Bulent Basol in U.S. Published Patent application number 20040219730 describes a process of forming a compound film including formulating a nano-powder material with a controlled overall composition and having particles of one solid solution. The nano-powder material is deposited on a substrate to form a layer on the substrate, and this layer is reacted in at least one suitable atmosphere to form the compound. Due to the improved process window made available by the phase space of a solid solution, the use of nanoparticles comprised of a solid solution may improve the repeatability and the overall yield of the thin-film deposition and solar cell production process. However, a means to incorporate additional Ga beyond that possible through a solid-solution (containing either Cu+Ga or In+Ga) restricts the potential performance of a device constructed by this method. In particular, since the presence of additional gallium in the light absorbing film serves both to broaden the bandgap of the semiconductor material and to increase the open circuit voltage of the solar cell, a lack of additional gallium in the light-absorbing thin film tends to decrease the potential power conversion efficiency of solar cells created in this manner. Using the solid-solution approach, Gallium can be incorporated into the metallic dispersion in non-oxide form—but only with up to approximately 18 relative atomic percent (Subramanian, P. R. and Laughlin, D. E., in Binary Alloy Phase Diagrams, 2nd Edition, edited by Massalski, T. B. 1990. ASM international, Materials Park, Ohio, pp 1410-1412; Hansen, M., Constitution of Binary Alloys. 1958. 2nd Edition, McGraw Hill, pp. 582-584.). However, efficient CIGS solar cells benefit from achieving a gallium ratio of up to 25 relative atomic percent. Furthermore, it would be simpler to directly work with elemental metallic nanoparticles, nanoglobules, or nanodroplets rather than solid-solution metallic nanoparticles in that the elements can be optimized individually and they are more readily available in elemental form. However, no technique was known in the prior art to create gallium nanoparticle powders sufficient and adequate for semiconductor applications, in part because gallium is molten at room temperature and therefore does not lend itself to common techniques for creating nanoparticles in the form of powders that are then dispersed in solution (as commonly done with the other elements). As a result, it was not possible in the prior art to directly incorporate gallium (or incorporate gallium in a high percentage) into the metallic dispersion used to print the CIG precursor of a CIGS solar cell.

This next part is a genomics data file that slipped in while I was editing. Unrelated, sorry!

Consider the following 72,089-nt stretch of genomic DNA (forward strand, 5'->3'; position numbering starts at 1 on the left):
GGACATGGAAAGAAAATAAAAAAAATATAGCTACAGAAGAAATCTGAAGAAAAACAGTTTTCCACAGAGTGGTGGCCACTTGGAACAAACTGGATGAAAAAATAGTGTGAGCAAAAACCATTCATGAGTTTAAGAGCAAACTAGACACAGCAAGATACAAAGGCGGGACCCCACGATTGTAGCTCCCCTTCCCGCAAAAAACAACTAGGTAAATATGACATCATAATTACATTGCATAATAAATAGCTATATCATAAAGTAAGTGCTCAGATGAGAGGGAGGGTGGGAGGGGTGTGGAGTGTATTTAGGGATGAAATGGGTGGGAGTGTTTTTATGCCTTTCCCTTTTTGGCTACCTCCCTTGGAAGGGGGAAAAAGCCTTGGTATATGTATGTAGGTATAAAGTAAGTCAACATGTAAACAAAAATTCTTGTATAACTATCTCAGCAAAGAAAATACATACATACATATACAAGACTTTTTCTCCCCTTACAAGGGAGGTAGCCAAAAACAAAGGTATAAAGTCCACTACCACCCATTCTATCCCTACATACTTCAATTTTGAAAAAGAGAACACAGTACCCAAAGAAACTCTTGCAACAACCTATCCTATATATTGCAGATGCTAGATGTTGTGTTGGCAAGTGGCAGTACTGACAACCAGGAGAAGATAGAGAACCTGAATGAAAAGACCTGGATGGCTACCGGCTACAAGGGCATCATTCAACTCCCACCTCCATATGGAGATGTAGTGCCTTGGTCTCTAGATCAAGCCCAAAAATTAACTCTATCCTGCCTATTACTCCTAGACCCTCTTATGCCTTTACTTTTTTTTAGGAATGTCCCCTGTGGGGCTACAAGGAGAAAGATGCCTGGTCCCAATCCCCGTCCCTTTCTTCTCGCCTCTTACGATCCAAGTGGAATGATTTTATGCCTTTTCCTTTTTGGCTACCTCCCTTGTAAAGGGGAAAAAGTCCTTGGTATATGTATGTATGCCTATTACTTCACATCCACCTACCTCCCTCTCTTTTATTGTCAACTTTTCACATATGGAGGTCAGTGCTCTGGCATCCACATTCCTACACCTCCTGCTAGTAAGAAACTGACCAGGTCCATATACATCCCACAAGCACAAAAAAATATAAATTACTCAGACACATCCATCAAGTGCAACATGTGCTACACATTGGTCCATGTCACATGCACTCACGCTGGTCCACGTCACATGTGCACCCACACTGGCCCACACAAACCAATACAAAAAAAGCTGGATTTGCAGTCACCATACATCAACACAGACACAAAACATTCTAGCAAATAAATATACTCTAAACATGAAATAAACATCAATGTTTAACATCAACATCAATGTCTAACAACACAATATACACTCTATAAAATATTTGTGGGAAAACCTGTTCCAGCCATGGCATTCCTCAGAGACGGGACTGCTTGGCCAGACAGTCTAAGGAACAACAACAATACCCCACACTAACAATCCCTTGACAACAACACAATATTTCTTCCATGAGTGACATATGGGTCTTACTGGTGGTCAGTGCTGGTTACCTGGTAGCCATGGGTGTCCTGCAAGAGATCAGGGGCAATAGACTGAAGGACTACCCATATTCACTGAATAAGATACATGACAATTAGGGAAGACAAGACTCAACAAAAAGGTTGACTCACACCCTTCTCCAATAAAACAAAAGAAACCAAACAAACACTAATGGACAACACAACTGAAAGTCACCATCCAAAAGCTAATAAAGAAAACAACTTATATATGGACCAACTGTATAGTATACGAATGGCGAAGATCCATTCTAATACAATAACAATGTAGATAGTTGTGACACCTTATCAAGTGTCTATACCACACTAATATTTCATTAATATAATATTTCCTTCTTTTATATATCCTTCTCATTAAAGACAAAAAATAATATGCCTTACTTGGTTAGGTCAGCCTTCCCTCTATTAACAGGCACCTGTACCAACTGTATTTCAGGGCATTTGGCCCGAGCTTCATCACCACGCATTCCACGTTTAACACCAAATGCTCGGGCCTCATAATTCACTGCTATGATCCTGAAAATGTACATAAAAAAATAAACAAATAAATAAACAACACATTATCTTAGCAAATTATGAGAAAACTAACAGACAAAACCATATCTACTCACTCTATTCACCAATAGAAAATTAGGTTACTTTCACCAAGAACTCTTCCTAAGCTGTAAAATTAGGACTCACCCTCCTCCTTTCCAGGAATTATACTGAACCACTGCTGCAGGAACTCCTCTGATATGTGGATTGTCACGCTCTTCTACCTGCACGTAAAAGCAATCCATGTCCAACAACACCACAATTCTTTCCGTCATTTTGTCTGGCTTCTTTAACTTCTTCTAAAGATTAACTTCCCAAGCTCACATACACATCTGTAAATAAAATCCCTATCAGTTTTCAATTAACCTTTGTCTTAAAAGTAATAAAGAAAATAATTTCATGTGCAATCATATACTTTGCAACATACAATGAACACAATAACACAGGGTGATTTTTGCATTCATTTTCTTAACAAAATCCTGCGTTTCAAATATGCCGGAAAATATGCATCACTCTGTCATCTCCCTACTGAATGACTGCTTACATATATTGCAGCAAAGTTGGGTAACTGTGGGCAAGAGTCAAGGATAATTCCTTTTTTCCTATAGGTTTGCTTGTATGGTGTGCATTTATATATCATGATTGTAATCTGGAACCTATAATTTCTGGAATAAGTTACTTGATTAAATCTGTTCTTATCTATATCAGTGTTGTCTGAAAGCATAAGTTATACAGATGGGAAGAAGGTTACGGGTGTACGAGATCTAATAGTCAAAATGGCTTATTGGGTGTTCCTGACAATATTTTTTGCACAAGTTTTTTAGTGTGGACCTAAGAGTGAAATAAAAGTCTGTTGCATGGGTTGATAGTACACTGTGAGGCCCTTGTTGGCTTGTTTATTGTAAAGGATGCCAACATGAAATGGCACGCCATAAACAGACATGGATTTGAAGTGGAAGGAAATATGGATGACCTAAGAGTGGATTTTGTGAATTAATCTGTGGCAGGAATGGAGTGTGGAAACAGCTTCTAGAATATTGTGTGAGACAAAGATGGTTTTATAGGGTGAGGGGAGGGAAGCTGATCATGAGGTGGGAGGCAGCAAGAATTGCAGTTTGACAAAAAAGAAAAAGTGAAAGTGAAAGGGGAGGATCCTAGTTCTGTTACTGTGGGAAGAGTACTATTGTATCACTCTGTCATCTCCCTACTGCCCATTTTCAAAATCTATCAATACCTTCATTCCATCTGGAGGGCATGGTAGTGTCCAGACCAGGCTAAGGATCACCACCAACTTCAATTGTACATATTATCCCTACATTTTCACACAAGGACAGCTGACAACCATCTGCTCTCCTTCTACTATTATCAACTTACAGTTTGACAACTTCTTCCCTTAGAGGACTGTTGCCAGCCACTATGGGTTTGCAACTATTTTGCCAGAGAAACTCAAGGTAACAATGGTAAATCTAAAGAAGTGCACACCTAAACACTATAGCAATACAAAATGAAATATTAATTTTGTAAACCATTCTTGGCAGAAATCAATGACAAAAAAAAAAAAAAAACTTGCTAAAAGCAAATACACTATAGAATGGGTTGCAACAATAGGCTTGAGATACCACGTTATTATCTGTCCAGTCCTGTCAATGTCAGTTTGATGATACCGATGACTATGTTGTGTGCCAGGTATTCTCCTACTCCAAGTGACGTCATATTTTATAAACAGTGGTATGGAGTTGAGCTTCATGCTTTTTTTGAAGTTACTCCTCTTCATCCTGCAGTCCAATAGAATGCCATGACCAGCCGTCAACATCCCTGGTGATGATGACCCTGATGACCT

U.S. patent application Ser. No. 11/081,163, now abandoned describes a process of forming a compound film by formulating a mixture of elemental nanoparticles composed of the IB, the IIIA, and, optionally, the VIA group of elements having a controlled overall composition. The nanoparticle mixture is combined with a suspension of nanoglobules of gallium to form a dispersion. The dispersion may be deposited onto a substrate to form a layer on the substrate. The layer may then be reacted in a suitable atmosphere to form the compound film. The compound film may be used as a light-absorbing layer in a photovoltaic device. This process provides a method of forming a material comprised of gallium-containing CIGS precursor materials, where the precursor materials can be reproducibly, uniformly, and densely applied over large substrate areas to form a thin-film CIGS solar cell, and where the gallium is directly included in an elemental form.
Even with direct incorporation of gallium into the CIG precursor film, compositional non-uniformity can still be present on one or more length scales and on either one, two, or three directions both for CIG precursor layers and for the CIGS compound film. In particular, non-uniformities can arise from the formation of more than one single phase when preparing the CIG precursor layer with the composition required for a high-efficiency thin-film CIGS solar cell or module. Rapid thermal processing such a non-uniform CIG precursor layer in the presence of VIA sources can result in both lateral non-uniformity of the final CIGS, and (large) CIS crystals at the front whereas the back mainly contains (small) Ga-rich CIGS crystals. One way to overcome both the non-uniformity in composition for CIGS as formed via rapid thermal processing of CIG precursor layers in the presence of VIA sources and at the same time be able to form CIGS faster than made via the conventional evaporation and sputtering methods is to choose a different yet fast route for the formation to CIGS. A preferred method would be to form precursor materials where most of the IB and IIIA elements are already incorporated in a binary, ternary, or multinary chalcogenide nanopowder, deposit these nanopowders via fast solution-based deposition techniques, and subsequently rapidly thermal process these solution-deposited nanopowders into a dense CIGS film.